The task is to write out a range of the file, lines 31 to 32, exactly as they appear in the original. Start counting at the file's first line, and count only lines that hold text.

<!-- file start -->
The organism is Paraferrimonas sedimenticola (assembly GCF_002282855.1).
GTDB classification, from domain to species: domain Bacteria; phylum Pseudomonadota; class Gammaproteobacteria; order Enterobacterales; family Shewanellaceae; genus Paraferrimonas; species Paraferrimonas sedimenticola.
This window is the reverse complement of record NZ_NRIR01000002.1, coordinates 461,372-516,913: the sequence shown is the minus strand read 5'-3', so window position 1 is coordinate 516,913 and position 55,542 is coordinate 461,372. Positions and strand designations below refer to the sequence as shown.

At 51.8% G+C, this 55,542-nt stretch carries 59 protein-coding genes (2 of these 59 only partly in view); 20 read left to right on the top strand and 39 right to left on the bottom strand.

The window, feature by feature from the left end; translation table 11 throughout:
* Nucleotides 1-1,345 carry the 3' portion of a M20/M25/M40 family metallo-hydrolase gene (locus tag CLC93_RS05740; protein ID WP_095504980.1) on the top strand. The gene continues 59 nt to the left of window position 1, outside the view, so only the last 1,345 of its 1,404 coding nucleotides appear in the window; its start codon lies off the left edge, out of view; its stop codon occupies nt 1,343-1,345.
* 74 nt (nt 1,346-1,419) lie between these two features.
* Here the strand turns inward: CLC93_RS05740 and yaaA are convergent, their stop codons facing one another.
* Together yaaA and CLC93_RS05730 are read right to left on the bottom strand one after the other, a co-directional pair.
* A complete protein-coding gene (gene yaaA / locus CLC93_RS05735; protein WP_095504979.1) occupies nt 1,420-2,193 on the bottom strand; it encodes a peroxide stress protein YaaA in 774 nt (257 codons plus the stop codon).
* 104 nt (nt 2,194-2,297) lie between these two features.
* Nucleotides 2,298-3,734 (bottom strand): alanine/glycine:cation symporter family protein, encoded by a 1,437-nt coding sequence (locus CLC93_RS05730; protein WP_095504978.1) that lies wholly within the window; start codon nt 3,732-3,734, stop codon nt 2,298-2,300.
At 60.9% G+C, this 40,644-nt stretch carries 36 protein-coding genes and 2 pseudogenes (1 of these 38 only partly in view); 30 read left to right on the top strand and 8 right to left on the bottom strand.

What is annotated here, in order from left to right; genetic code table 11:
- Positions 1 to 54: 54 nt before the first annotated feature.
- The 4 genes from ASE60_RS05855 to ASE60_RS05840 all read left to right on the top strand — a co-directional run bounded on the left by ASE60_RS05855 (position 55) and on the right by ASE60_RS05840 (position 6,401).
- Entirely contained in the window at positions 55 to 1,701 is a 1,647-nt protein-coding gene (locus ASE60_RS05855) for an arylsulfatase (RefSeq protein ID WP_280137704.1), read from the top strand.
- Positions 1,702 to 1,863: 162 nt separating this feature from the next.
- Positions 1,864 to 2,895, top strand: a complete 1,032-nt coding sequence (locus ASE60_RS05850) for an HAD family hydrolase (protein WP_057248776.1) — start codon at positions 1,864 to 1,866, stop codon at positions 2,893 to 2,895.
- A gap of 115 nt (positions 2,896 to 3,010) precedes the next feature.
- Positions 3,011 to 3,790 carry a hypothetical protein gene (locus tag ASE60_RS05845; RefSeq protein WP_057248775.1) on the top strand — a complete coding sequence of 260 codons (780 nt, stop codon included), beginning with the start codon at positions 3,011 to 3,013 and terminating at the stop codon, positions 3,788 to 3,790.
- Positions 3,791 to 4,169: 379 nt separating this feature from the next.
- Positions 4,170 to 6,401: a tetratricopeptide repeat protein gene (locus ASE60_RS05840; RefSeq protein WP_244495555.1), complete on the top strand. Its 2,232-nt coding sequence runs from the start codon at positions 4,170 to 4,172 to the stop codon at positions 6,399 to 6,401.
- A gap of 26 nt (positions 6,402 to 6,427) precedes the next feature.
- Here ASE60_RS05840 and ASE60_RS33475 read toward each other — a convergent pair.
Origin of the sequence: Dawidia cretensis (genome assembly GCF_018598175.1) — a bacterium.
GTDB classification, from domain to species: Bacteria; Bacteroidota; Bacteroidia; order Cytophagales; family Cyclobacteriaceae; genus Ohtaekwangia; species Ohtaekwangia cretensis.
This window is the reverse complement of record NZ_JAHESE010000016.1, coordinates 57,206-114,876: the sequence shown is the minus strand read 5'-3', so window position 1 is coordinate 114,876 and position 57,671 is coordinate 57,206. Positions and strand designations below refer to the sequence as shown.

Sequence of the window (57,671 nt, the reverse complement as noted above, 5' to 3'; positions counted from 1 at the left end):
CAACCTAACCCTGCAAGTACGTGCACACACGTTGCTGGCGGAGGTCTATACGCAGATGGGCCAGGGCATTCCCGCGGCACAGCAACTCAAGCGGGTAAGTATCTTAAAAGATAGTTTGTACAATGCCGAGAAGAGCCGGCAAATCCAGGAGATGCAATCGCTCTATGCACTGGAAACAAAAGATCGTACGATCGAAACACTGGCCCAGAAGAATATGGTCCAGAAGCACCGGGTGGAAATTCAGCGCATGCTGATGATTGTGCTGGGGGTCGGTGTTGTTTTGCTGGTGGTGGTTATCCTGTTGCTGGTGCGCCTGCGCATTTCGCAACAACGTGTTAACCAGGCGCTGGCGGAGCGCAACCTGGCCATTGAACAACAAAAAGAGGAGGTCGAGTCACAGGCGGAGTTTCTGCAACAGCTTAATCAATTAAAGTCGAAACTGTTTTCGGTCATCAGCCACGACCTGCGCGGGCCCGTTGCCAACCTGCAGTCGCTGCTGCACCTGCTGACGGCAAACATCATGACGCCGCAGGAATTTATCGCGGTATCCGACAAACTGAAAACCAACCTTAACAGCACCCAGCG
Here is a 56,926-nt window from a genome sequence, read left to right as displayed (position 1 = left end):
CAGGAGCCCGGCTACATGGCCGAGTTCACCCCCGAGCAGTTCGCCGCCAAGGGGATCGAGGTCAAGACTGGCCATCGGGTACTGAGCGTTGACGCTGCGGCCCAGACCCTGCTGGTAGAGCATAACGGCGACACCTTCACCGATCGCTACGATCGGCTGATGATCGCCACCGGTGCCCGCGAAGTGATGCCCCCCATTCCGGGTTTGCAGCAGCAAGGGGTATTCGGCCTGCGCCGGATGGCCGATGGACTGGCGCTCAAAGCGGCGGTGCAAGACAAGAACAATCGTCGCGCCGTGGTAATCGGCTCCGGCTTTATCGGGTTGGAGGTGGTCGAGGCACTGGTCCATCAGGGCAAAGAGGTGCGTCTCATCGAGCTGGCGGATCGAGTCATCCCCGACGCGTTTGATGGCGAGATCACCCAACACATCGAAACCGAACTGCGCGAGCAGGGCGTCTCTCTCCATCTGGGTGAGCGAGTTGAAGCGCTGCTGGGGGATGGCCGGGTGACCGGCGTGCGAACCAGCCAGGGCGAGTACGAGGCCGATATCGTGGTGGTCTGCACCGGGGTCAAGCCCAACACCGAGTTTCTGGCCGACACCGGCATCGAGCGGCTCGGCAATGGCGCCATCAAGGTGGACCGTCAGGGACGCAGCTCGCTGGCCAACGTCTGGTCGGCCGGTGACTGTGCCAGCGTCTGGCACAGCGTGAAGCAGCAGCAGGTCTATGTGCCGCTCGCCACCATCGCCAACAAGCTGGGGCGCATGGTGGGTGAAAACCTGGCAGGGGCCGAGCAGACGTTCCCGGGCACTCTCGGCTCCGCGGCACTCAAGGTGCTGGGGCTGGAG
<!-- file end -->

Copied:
Here is a 56,926-nt window from a genome sequence, read left to right as displayed (position 1 = left end):
CAGGAGCCCGGCTACATGGCCGAGTTCACCCCCGAGCAGTTCGCCGCCAAGGGGATCGAGGTCAAGACTGGCCATCGGGTACTGAGCGTTGACGCTGCGGCCCAGACCCTGCTGGTAGAGCATAACGGCGACACCTTCACCGATCGCTACGATCGGCTGATGATCGCCACCGGTGCCCGCGAAGTGATGCCCCCCATTCCGGGTTTGCAGCAGCAAGGGGTATTCGGCCTGCGCCGGATGGCCGATGGACTGGCGCTCAAAGCGGCGGTGCAAGACAAGAACAATCGTCGCGCCGTGGTAATCGGCTCCGGCTTTATCGGGTTGGAGGTGGTCGAGGCACTGGTCCATCAGGGCAAAGAGGTGCGTCTCATCGAGCTGGCGGATCGAGTCATCCCCGACGCGTTTGATGGCGAGATCACCCAACACATCGAAACCGAACTGCGCGAGCAGGGCGTCTCTCTCCATCTGGGTGAGCGAGTTGAAGCGCTGCTGGGGGATGGCCGGGTGACCGGCGTGCGAACCAGCCAGGGCGAGTACGAGGCCGATATCGTGGTGGTCTGCACCGGGGTCAAGCCCAACACCGAGTTTCTGGCCGACACCGGCATCGAGCGGCTCGGCAATGGCGCCATCAAGGTGGACCGTCAGGGACGCAGCTCGCTGGCCAACGTCTGGTCGGCCGGTGACTGTGCCAGCGTCTGGCACAGCGTGAAGCAGCAGCAGGTCTATGTGCCGCTCGCCACCATCGCCAACAAGCTGGGGCGCATGGTGGGTGAAAACCTGGCAGGGGCCGAGCAGACGTTCCCGGGCACTCTCGGCTCCGCGGCACTCAAGGTGCTGGGGCTGGAG